Google last week revoked digital certificates for some of its domains that had been fraudulently signed by an intermediate certificate authority with links to France’s cyber-defense agency.

The Agence Nationale de la Sécurité des Systèmes d’Information (ANSSI) claims that the spoofed Google certificates were signed by mistake and that the error had no security impact on either the French government or the general public.

“As a result of a human error which was made during a process aimed at strengthening the overall IT security of the French Ministry of Finance, digital certificates related to third-party domains which do not belong to the French administration have been signed by a certification authority of the DGTrésor (Treasury) which is attached to the [Infrastructure Management Trust Administration],” ANSSI officials published in a bulletin on their website.

Google says it first noticed the unauthorized digital certificates late on Dec. 3 and immediately updated Chrome’s certificate revocation list to block all certs issued by the intermediate authority. Google then informed the ANSSI and the other major browsers about the bad cert as well.

The bad certs were not signed by the ANSSI directly but by an intermediate authority whose certificates were signed by the ANSSI. Certificates issued by intermediate CAs are automatically trusted by browsers if the browsers already trust the root CA that signed intermediate CA’s certificate. In other words, the ANSSI issued a certificate to the offending intermediate CA, granting that intermediate CA permission to carry the full authority of the root CA, which in this case was the ANSSI. It was then the intermediate CA that created a fake certificate spoofing the one that establishes a secure connection with the Google domains in question.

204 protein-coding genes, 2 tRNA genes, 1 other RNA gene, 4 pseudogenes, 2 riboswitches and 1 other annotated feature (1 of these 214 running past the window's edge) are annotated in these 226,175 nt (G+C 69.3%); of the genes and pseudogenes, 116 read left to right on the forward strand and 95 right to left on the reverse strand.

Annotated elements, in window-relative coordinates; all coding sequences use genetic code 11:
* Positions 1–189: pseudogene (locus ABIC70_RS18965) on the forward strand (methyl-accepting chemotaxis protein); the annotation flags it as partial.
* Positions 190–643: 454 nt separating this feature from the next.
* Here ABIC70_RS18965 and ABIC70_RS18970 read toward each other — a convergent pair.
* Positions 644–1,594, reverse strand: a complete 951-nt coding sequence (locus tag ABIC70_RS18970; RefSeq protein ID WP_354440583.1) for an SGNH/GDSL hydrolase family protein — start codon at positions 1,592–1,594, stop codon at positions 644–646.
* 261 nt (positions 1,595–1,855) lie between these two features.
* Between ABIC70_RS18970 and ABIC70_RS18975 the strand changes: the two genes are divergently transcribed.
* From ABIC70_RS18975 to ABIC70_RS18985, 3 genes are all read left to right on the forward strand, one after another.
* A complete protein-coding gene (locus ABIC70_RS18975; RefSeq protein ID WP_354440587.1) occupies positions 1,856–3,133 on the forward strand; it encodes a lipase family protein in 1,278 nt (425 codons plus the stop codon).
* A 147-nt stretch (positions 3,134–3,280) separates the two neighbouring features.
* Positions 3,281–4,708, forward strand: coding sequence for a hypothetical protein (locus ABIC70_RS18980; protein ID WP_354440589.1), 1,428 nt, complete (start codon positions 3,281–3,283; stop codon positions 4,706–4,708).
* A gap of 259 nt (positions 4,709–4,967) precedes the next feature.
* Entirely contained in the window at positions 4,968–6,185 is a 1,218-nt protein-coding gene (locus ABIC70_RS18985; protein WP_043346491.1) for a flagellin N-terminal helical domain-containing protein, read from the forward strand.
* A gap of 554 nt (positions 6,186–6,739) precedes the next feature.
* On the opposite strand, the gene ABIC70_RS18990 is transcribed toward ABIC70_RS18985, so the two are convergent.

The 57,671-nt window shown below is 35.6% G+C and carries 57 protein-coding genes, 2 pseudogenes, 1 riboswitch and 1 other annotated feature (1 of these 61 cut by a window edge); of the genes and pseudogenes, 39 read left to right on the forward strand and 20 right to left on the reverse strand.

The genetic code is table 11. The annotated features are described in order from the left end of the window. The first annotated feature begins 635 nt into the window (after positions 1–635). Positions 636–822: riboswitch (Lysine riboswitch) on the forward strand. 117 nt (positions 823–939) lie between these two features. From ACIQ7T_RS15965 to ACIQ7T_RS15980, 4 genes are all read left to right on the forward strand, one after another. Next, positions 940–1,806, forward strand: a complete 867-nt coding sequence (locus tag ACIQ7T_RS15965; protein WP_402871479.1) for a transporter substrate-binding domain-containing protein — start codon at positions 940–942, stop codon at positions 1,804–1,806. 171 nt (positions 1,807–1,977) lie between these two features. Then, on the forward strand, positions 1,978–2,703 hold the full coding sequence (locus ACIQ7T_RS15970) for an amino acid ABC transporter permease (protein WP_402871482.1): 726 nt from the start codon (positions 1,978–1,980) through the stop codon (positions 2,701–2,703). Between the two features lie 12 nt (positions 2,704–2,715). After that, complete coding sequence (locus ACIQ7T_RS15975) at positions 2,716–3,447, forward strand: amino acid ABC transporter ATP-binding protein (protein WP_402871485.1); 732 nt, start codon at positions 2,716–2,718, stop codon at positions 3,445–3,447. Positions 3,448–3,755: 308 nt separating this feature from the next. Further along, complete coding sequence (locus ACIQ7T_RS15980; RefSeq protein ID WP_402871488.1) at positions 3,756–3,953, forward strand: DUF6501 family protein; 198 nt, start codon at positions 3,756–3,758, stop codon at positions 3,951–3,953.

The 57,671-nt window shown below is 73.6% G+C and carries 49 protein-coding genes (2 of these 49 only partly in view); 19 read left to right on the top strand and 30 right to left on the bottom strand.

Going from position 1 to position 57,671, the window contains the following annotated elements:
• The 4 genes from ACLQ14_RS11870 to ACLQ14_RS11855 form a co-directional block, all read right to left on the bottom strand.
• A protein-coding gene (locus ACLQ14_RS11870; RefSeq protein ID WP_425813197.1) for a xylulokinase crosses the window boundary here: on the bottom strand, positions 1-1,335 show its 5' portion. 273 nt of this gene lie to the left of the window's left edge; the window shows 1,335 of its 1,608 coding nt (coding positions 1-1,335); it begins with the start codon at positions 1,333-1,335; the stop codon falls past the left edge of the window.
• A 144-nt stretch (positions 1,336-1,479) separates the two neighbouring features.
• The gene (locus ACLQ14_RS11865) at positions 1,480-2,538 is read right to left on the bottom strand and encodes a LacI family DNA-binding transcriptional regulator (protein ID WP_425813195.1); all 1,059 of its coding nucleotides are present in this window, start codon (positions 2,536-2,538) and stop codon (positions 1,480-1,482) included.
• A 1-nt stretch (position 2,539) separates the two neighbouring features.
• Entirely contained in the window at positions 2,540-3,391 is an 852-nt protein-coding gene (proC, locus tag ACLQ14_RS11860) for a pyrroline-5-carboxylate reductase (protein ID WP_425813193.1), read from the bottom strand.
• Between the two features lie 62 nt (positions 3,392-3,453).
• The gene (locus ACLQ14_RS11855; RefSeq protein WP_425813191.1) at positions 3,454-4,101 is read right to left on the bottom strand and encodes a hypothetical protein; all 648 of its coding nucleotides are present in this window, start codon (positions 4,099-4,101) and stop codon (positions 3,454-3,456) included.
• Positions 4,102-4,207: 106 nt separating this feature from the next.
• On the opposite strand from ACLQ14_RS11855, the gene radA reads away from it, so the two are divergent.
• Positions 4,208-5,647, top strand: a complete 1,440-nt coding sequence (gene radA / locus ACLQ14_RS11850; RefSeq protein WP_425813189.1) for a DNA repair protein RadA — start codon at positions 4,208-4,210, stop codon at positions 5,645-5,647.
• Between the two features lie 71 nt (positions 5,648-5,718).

“ANSSI has found that the intermediate CA certificate was used in a commercial device, on a private network, to inspect encrypted traffic with the knowledge of the users on that network,” Google security engineer Adam Langely wrote on Google’s Online Security Blog. “This was a violation of their procedures and they have asked for the certificate in question to be revoked by browsers. We updated Chrome’s revocation metadata again to implement this.”

Google says that it’s actions addressed an immediate security problem for its users.

“Since our priority is the security and privacy of our users, we are carefully considering what additional actions may be necessary,” Google warned.

The ANSSI says that the whole infrastructure management trust administration (IGC/A) process is under review to ensure that “no incident of this kind will ever happen again.”

It is well known the SSL certificate system that establishes trust online is seriously flawed. In an attempt to better the situation, Google initiated the Certificate Transparency project, which is aimed to eliminate these flaws by providing an open framework for monitoring and auditing SSL certificates. Google called this incident a serious breach and says it underscores the need for better certificate transparency.

Categories: Web Security

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